To view all poems, writings and art from the Nov. 2012 reading, click on the words "Older Posts" at the bottom on this page on the right.

Abstract, Colleen Ferratier
The Day the Sky Fell

They stood
like silver sentries
against the bright
September sky
helpless to stop
the deadly darts that
their girded ribs.




People fled the fire
a wretched, gaping hell
and leapt
like wingless angels in
vain escape,
Made manikins of flesh
 buried in
a patchwork
mound of glass

And died—

Now two empty spaces
mar the skyline.
We clutch our security
like a cardboard shield
and long for that  safe haven
we once believed in
Before the sentries exploded
and the sky fell.

Sandra Kuizin McKenna

The Birth of Time in Color, Debbie Megginson

Painting Short Story
A sharp cry of fury pierces the quiet atmosphere of the public housing complex. Neighbors from almost a block away can hear incoherent statements of rage and disgust. However, they seldom hear the sounds of violence. One would have to linger just outside the door to get an inkling of the bloody noses, busted lips, ripped shirts, pulled hair, bruised skin, or reddening flesh punctuated with shouts of “I don’t hate you; I hate your action” or” you’re going to end up just like your father rotting in cell.” Even “say you’re sorry, say you’re sorry or else” or “If you got it so bad why don’t you call DCF and have them take you away.”
Though the statements varied and the violence was different it always ended the same. The young boy locked in his little room watching the world spinning on without him. No books, no games, no hint of fun allowed, or the ire of the matriarch would be incited and more violence would ensue. Only homework, bible, and sleep were allowed. Some days dark moments of despair would creep in. The little boy would eye the electric socket with curiosity and desperation. Thinking that all it would take is a butter knife. Jab that in there and this would be over.
Sometimes he would grab the blanket, crumpling it together till it formed a hill then trace the strange pathways around the cover like his index finger was a car, or imagine his route of escape from this silent prison. Other times he would lie on his back still as death only breathing. In and out, in and out over and over again till his body felt as though it was moving with the tides of an unseen ocean. On rare occasion if only for a minute or two he could almost feel his body recede and his consciousness float up and away. What a strange thing for an eleven year old to experience.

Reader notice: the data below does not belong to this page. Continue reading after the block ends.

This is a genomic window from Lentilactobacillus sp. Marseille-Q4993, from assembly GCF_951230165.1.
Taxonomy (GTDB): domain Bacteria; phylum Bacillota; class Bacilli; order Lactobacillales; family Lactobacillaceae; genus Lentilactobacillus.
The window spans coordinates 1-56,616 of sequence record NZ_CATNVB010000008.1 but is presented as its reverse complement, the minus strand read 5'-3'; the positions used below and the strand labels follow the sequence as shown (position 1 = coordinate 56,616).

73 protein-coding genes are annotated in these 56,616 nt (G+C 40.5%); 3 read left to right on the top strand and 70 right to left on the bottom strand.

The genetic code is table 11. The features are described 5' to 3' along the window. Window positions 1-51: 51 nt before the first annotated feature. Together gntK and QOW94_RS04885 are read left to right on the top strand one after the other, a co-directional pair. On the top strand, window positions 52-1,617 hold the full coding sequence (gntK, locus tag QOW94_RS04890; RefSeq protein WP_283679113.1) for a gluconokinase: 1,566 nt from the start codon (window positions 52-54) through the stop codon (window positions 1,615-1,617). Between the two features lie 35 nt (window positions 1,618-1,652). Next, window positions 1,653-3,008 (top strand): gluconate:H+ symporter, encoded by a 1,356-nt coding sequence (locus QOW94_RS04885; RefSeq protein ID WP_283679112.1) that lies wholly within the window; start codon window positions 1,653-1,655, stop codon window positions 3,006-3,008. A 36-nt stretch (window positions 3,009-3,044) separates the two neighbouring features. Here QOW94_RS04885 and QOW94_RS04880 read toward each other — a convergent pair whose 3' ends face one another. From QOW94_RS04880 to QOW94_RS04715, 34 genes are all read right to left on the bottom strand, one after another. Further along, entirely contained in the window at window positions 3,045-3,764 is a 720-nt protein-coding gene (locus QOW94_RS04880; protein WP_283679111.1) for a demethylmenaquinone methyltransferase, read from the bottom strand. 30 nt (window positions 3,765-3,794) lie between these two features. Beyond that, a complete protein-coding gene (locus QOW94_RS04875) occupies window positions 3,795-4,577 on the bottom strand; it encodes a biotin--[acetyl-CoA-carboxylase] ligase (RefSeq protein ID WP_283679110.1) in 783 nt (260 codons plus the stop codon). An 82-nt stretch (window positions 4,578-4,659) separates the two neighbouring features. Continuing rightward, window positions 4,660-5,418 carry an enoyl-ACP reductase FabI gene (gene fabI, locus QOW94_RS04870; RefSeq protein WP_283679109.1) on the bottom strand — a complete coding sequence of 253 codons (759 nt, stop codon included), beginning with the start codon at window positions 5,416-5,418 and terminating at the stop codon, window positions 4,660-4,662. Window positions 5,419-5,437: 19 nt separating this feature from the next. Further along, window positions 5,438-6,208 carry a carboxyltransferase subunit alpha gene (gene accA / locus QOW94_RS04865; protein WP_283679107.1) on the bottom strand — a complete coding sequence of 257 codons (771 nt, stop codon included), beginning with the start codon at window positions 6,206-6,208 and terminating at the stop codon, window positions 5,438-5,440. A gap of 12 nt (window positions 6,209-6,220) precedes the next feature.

At night in order to fall asleep he would imagine himself with his favorite fictional heroes, saving the world, and being part of their family, accepted and loved. After an hour or so of strange heroic and familial fantasy the boy would slip into the safest place he knew. Daring to dream, reality would fold in upon itself. Spheres of varying color, overlapping and blending would float through his unconscious world. Space dust and sparkling stars urging him on into the strange void. Even the blinking explosions of dying star sucking greedily at his ethereal essence seamed a sweet relief from the daily nightmares of life.
In the midst of this mosaic wonder there was a perfect peace. He could softly surrender the darkest moments of the day. Bubbles of light would gently cradle him in their warm and wet reassurances. He could almost believe this was heaven. There were no loud or sudden movements of fury, there were no bruises or busted lips, only the sweetest freedom.